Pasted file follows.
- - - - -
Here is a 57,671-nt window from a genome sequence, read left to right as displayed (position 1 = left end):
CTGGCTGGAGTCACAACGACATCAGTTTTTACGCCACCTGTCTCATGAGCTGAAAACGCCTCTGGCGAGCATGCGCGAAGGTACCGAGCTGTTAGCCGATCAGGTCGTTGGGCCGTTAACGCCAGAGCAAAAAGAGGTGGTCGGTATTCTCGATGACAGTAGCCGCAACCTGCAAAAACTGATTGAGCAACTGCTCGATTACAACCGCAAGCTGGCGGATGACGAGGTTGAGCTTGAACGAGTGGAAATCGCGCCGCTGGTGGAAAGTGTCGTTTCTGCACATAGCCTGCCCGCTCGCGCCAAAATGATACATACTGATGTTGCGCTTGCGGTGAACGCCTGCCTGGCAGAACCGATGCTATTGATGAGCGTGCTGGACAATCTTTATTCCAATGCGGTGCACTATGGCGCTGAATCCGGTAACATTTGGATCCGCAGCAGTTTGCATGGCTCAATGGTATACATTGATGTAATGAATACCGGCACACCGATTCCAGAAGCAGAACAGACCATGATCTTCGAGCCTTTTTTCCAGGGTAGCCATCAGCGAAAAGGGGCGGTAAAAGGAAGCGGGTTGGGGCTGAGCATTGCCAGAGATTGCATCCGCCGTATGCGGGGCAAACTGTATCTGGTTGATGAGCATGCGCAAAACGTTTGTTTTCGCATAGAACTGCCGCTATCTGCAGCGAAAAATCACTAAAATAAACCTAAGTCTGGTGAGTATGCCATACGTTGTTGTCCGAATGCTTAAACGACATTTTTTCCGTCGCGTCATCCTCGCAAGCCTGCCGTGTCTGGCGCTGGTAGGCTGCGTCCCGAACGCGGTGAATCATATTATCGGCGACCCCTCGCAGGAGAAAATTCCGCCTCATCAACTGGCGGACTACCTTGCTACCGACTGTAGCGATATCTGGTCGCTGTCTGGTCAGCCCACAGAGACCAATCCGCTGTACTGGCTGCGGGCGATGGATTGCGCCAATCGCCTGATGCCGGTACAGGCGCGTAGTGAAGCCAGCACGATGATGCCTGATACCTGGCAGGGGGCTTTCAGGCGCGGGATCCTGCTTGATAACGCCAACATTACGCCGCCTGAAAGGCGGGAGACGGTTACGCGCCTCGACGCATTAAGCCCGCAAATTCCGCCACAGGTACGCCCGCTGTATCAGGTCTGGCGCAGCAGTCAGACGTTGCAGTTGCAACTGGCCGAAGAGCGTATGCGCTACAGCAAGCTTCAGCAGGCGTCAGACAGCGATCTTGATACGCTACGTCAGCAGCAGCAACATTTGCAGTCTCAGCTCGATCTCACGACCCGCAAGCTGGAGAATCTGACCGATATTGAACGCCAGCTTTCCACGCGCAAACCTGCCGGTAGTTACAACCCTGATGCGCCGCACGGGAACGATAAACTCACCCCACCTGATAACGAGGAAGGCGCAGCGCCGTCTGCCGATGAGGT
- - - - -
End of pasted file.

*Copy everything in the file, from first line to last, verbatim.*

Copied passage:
Here is a 57,671-nt window from a genome sequence, read left to right as displayed (position 1 = left end):
CTGGCTGGAGTCACAACGACATCAGTTTTTACGCCACCTGTCTCATGAGCTGAAAACGCCTCTGGCGAGCATGCGCGAAGGTACCGAGCTGTTAGCCGATCAGGTCGTTGGGCCGTTAACGCCAGAGCAAAAAGAGGTGGTCGGTATTCTCGATGACAGTAGCCGCAACCTGCAAAAACTGATTGAGCAACTGCTCGATTACAACCGCAAGCTGGCGGATGACGAGGTTGAGCTTGAACGAGTGGAAATCGCGCCGCTGGTGGAAAGTGTCGTTTCTGCACATAGCCTGCCCGCTCGCGCCAAAATGATACATACTGATGTTGCGCTTGCGGTGAACGCCTGCCTGGCAGAACCGATGCTATTGATGAGCGTGCTGGACAATCTTTATTCCAATGCGGTGCACTATGGCGCTGAATCCGGTAACATTTGGATCCGCAGCAGTTTGCATGGCTCAATGGTATACATTGATGTAATGAATACCGGCACACCGATTCCAGAAGCAGAACAGACCATGATCTTCGAGCCTTTTTTCCAGGGTAGCCATCAGCGAAAAGGGGCGGTAAAAGGAAGCGGGTTGGGGCTGAGCATTGCCAGAGATTGCATCCGCCGTATGCGGGGCAAACTGTATCTGGTTGATGAGCATGCGCAAAACGTTTGTTTTCGCATAGAACTGCCGCTATCTGCAGCGAAAAATCACTAAAATAAACCTAAGTCTGGTGAGTATGCCATACGTTGTTGTCCGAATGCTTAAACGACATTTTTTCCGTCGCGTCATCCTCGCAAGCCTGCCGTGTCTGGCGCTGGTAGGCTGCGTCCCGAACGCGGTGAATCATATTATCGGCGACCCCTCGCAGGAGAAAATTCCGCCTCATCAACTGGCGGACTACCTTGCTACCGACTGTAGCGATATCTGGTCGCTGTCTGGTCAGCCCACAGAGACCAATCCGCTGTACTGGCTGCGGGCGATGGATTGCGCCAATCGCCTGATGCCGGTACAGGCGCGTAGTGAAGCCAGCACGATGATGCCTGATACCTGGCAGGGGGCTTTCAGGCGCGGGATCCTGCTTGATAACGCCAACATTACGCCGCCTGAAAGGCGGGAGACGGTTACGCGCCTCGACGCATTAAGCCCGCAAATTCCGCCACAGGTACGCCCGCTGTATCAGGTCTGGCGCAGCAGTCAGACGTTGCAGTTGCAACTGGCCGAAGAGCGTATGCGCTACAGCAAGCTTCAGCAGGCGTCAGACAGCGATCTTGATACGCTACGTCAGCAGCAGCAACATTTGCAGTCTCAGCTCGATCTCACGACCCGCAAGCTGGAGAATCTGACCGATATTGAACGCCAGCTTTCCACGCGCAAACCTGCCGGTAGTTACAACCCTGATGCGCCGCACGGGAACGATAAACTCACCCCACCTGATAACGAGGAAGGCGCAGCGCCGTCTGCCGATGAGGT